• Limited Liability Company (LLC) – similar to a partnership, several individuals get together to form a business operation, the partners are referred to as members with the exception of the IRS documents where they are referred to as partners. An LLC creates a membership agreement setting out the respective duties and obligations of each one of the members.  Often, several members will have no obligation other than a passive capital contribution position.
  • Trust there are two types or groups of trusts. The more common is the revocable which means the IRS will not recognize them for tax purposes as there is no binding arrangement.  The second type of trust is irrevocable and therefore a binding arrangement exists.  This binding arrangement is often called the trust documents and each state uses a different method to legalize the documents.  The most common method is via a court order or court recognition.  Often trusts exist due to death of the grantor or exist due to a court order as a result of some class action lawsuit.  Those receiving value from the trust are referred to as beneficiaries.
  • S-Corporation incorporated in the state where legally domiciled, corporations are typically governed by a set of By-Laws. Most states use the Secretary of the State (a state level position) via their respective departments of revenue to grant a charter to a corporation.  The S-Corporation status is a mere request made to the IRS to be granted the rights under Sub-Chapter S of the code and be treated as a non-taxed business entity whereby the respective shareholders are assigned the income.
  • Tax Shelters – this is most often a large partnership recognized by the Securities and Exchange Commission and the entity sells its ownership rights throughout the country. The most common tax shelters are large real estate holdings or oil companies. The legal document is the granted rights as recognized by the SEC.
  • Estatesupon death, if the deceased has a minimum level of wealth (usually more than $10,000) the courts order the executor or administrator of the estate to carry out the orders in the trust document or will of the deceased. A temporary estate is created whereby the trustee (executor/administrator) must gather all sources of income and then disperse this income and the corresponding underlying assets to the beneficiaries.  While this is ongoing, the estate acts like a business entity and files a tax return with the IRS.  The beneficiaries are the recipients of this information and ultimately the respective value.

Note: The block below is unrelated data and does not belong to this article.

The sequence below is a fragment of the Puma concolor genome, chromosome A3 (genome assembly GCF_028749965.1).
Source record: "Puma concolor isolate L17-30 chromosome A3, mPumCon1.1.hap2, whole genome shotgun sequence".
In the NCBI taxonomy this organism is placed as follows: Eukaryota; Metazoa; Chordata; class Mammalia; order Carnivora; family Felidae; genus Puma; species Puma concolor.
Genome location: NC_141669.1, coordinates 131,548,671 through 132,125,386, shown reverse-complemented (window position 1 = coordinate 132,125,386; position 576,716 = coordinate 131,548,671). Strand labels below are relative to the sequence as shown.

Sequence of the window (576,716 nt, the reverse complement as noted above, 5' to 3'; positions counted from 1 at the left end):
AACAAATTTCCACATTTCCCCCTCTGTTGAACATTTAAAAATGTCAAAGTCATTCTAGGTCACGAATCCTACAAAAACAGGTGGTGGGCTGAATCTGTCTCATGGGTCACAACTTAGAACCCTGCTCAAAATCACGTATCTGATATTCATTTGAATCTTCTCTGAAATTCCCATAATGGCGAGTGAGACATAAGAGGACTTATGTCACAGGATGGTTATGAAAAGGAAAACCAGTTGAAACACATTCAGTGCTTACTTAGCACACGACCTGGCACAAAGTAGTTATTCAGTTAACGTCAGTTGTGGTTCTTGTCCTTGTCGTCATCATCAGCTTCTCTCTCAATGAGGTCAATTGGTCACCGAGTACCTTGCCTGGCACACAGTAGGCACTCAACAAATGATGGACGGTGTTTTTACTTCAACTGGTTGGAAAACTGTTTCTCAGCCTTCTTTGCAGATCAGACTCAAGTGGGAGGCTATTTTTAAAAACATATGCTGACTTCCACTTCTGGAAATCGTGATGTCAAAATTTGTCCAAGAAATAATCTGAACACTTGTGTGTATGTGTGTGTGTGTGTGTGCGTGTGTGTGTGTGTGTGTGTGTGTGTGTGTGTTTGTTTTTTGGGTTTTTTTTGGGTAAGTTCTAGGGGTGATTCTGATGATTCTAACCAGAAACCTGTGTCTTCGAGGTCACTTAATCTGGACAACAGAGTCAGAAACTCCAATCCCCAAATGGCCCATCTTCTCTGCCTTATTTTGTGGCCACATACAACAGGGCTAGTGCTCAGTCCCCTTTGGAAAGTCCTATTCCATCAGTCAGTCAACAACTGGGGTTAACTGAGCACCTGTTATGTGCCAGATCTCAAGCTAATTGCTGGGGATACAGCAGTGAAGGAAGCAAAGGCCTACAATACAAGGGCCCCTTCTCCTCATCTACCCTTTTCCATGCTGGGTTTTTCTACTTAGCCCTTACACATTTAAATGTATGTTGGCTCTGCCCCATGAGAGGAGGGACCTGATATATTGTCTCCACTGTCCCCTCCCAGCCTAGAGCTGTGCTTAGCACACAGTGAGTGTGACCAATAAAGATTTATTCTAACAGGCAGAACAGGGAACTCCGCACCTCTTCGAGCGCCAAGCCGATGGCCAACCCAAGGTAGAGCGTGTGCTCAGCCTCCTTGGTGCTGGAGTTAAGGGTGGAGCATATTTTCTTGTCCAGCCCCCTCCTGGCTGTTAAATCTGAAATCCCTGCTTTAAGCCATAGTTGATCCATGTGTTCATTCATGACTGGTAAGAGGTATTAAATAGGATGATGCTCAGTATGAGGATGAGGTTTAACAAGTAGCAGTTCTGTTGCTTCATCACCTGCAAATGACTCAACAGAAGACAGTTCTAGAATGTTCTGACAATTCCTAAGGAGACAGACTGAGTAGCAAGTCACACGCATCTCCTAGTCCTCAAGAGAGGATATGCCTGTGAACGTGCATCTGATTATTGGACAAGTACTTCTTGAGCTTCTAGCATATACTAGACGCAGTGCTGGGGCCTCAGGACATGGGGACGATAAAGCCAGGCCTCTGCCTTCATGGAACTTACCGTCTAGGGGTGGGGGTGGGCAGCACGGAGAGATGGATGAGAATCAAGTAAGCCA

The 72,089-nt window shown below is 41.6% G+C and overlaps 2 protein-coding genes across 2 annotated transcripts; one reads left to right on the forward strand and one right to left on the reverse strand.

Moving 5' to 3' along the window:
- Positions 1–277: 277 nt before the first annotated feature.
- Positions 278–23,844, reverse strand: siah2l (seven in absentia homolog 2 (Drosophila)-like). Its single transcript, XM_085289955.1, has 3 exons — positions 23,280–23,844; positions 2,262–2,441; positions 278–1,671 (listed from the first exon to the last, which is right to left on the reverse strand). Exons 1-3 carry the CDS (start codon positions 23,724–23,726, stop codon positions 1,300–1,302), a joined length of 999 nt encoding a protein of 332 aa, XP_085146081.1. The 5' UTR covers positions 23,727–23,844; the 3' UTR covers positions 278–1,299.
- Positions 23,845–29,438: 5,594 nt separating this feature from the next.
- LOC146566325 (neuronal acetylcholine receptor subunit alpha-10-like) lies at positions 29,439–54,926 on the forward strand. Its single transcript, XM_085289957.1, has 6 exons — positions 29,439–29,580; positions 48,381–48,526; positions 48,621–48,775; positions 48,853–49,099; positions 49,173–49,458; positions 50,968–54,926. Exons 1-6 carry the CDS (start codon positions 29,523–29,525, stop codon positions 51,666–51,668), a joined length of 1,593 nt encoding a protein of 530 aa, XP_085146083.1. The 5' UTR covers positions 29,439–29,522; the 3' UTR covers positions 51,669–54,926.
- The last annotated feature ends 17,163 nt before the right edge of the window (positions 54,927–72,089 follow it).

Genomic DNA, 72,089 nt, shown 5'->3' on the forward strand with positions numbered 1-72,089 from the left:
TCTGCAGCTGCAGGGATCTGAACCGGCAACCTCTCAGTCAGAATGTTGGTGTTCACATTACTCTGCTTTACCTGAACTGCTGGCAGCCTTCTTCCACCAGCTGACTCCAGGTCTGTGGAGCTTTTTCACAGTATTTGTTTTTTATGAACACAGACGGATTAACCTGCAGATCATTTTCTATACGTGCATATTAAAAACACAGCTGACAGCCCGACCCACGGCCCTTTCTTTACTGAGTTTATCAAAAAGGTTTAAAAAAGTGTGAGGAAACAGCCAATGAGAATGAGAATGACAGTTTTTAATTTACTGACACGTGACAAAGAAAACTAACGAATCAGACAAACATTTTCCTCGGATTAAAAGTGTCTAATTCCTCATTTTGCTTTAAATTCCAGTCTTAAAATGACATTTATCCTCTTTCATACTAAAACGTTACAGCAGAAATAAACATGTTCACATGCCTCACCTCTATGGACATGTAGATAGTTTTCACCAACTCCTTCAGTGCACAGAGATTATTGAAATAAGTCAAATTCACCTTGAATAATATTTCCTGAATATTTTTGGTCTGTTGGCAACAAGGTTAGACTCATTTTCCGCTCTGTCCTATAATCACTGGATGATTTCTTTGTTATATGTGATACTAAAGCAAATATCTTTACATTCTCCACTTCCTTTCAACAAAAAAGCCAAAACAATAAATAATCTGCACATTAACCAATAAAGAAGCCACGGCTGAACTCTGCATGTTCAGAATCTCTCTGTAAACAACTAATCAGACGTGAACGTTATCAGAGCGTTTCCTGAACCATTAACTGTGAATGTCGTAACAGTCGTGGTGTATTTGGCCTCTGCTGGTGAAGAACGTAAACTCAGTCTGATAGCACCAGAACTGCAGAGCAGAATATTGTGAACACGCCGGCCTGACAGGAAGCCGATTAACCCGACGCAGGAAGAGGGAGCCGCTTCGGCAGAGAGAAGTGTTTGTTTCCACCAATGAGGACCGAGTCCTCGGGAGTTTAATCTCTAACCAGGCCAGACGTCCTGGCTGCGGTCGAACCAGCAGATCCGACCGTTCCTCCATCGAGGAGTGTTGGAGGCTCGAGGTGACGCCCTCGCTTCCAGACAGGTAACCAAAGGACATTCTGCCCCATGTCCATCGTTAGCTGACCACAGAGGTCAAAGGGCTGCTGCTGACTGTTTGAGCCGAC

All of the above entities with the exception of the estate require the owner to agree to participate in the business relationship.  The estate entity does not require a signature by the beneficiary as owner; however, it is uncommon for the courts to restrict disbursements to the beneficiaries to pay the tax liability of the estate.  The courts understand that tax liabilities must be paid in cash and therefore it is rare for the courts to withhold cash from the beneficiary if that beneficiary is assigned income via the K-1.  I have seen it happen, but mostly it is a timing issue and not an outright denial of proceeds from the estate to pay the taxes. 

The key for the reader is to understand that there is a legal binding document that has Articles, Clauses or Sections that explain how income is assigned to the respective owners.  In addition there are additional Articles, Clauses or Sections that explain or identify how cash proceeds will be disburse to the respective owners.  This is the section of wording in the legal document that the taxpayer must understand to fully grasp their legal rights and obligations related to phantom income. 

Methods to Prevent Tax Issues Related to Phantom Income 

As a business owner, you want the business operation to be successful.  You want income assigned to you.  But at the same time, you need the cash to pay the corresponding taxes.  Each of the various types of K-1’s (partnership, trust etc.) also identifies how much cash was distributed to the owner.  The terms used on the K-1’s include disbursements or distributions depending on the type of business entity.